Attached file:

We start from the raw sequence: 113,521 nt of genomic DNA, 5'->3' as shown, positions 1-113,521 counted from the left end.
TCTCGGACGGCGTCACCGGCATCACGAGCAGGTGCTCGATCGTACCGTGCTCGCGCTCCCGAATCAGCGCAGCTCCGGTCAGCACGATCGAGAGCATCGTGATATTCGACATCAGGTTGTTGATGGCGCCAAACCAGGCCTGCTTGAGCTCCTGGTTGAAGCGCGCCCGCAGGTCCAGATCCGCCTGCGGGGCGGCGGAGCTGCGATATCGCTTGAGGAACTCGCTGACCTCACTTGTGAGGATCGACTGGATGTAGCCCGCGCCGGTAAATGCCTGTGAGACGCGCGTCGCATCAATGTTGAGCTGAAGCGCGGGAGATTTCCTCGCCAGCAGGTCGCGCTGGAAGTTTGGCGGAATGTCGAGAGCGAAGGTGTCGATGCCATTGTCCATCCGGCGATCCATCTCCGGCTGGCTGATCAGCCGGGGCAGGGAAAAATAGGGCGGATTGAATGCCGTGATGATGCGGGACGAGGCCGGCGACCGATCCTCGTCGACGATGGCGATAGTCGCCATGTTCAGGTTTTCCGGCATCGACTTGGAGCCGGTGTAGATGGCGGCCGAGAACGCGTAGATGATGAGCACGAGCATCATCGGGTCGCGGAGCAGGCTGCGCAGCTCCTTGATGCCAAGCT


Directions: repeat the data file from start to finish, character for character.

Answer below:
We start from the raw sequence: 113,521 nt of genomic DNA, 5'->3' as shown, positions 1-113,521 counted from the left end.
TCTCGGACGGCGTCACCGGCATCACGAGCAGGTGCTCGATCGTACCGTGCTCGCGCTCCCGAATCAGCGCAGCTCCGGTCAGCACGATCGAGAGCATCGTGATATTCGACATCAGGTTGTTGATGGCGCCAAACCAGGCCTGCTTGAGCTCCTGGTTGAAGCGCGCCCGCAGGTCCAGATCCGCCTGCGGGGCGGCGGAGCTGCGATATCGCTTGAGGAACTCGCTGACCTCACTTGTGAGGATCGACTGGATGTAGCCCGCGCCGGTAAATGCCTGTGAGACGCGCGTCGCATCAATGTTGAGCTGAAGCGCGGGAGATTTCCTCGCCAGCAGGTCGCGCTGGAAGTTTGGCGGAATGTCGAGAGCGAAGGTGTCGATGCCATTGTCCATCCGGCGATCCATCTCCGGCTGGCTGATCAGCCGGGGCAGGGAAAAATAGGGCGGATTGAATGCCGTGATGATGCGGGACGAGGCCGGCGACCGATCCTCGTCGACGATGGCGATAGTCGCCATGTTCAGGTTTTCCGGCATCGACTTGGAGCCGGTGTAGATGGCGGCCGAGAACGCGTAGATGATGAGCACGAGCATCATCGGGTCGCGGAGCAGGCTGCGCAGCTCCTTGATGCCAAGCT